Specifically, the shift in professional ‘power’ has been achieved by:


  • Moving staff from being fixers who focus on problems to catalysts that focus on working with people, using their abilities and agency to create solutions - and having the courage to know that such reframing could potentially threaten professional experience and expertise

  • Embedding agency into the model in every way, for example managing risk with people rather than for them; meeting people where they want to meet; exploring what resources people have to draw upon

  • Creating person-centred documentation that defines people by their strengths and needs, rather than their deficits

  • Giving people the courage to self-author their care plans so they are in control of their support

  • Paying attention to language - ‘people’ not ‘service user’, ‘work with’ not ‘help people to’

  • Leaders committing to model an approach which carefully listens to the messages from below, even when they are difficult to hear and genuinely sharing power with each other

So what does co-production look like in practice?


  • In Salford, professionals from across the system actively gathered and listened to stories of lived experience then used ‘prototyping labs’ to co-design new ideas with people

  • In Lambeth, experts by experience sat alongside system leaders at a local pub at monthly collaborative meetings to make decisions about the future of their mental health system.

  • In Edinburgh, there are robust processes to support peer workers who use their lived experience to support others and enable them to develop in their careers


And what can a system look like when people have the permission to work outside of existing power dynamics and professional roles?


  • A support meeting between a professional and a person took place while toasting marshmallows around a bonfire

  • A mental health nurse fetched their toolbox to help someone fix their fence, because that is what the person needed in that moment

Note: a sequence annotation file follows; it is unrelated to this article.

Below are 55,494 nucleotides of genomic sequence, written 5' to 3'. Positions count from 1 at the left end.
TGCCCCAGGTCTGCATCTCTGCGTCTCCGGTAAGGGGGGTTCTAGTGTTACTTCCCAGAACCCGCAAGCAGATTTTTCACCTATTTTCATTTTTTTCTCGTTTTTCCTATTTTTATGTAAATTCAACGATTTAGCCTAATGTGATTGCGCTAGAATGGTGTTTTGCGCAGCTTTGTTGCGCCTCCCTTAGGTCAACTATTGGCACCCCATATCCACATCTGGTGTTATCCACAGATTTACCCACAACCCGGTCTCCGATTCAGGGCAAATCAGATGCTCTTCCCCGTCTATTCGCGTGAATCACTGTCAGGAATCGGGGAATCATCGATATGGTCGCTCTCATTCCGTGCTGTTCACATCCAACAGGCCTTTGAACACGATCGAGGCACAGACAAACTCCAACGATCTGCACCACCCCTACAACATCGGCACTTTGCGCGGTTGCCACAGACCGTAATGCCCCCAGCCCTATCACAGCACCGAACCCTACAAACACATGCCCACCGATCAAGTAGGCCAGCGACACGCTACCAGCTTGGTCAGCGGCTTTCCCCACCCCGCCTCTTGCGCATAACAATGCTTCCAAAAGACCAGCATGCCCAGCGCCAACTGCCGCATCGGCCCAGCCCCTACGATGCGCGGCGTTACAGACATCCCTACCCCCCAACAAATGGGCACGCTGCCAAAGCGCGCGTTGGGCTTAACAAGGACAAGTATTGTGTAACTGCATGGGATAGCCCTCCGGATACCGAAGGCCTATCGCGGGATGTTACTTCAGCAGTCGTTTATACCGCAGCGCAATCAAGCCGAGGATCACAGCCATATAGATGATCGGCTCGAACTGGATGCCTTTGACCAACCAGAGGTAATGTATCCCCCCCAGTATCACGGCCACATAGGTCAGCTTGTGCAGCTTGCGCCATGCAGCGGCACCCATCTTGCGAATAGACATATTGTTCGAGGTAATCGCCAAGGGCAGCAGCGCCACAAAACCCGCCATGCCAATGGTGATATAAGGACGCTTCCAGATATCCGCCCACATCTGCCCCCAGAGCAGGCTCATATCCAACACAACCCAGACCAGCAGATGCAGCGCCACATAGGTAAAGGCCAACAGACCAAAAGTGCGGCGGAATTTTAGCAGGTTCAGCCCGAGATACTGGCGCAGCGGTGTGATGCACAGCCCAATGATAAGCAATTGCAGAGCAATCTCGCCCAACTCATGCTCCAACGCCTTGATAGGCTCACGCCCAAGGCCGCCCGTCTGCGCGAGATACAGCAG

• Grassroots initiatives and lived experience support groups grew after a collaborative decided how grants might be distributed in the local area

Of course, a commitment to co-production must continue in order for change to thrive. Living Well sites have embedded co-production values and mindsets into structures and spaces:

  • Bringing different voices together in collaborative spaces to make joint decisions, and where communities have a say over the support that is delivered in their area

  • Flattening hierarchies through multidisciplinary teams where staff understand each others’ skills and expand each others’ practice

  • Dissolving boundaries between primary and secondary care and voluntary and statutory services through iIntegrated leadership and decision making groups

We’ve learned a great deal from our 10 years in Living Well. Our sites have sought to use co-production to share power, reconfigure permissions and democratise the system, so that staff and citizens are collectively responsible for holding each other to account for a better bolder vision for mental health.


No matter where we work, our starting point remains the same - that a serious commitment to transformation needs the courage to embed co-production in a way that continuously gives power back to those who usually have none.


 

If you’d like to talk to us about Living Well, including developing a programme in your area, then please email lwuk@innovationunit.org and we’d be delighted to start a conversation.

Living Well UK Programme is funded by The National Lottery Community Fund, the largest funder of community activity in the UK.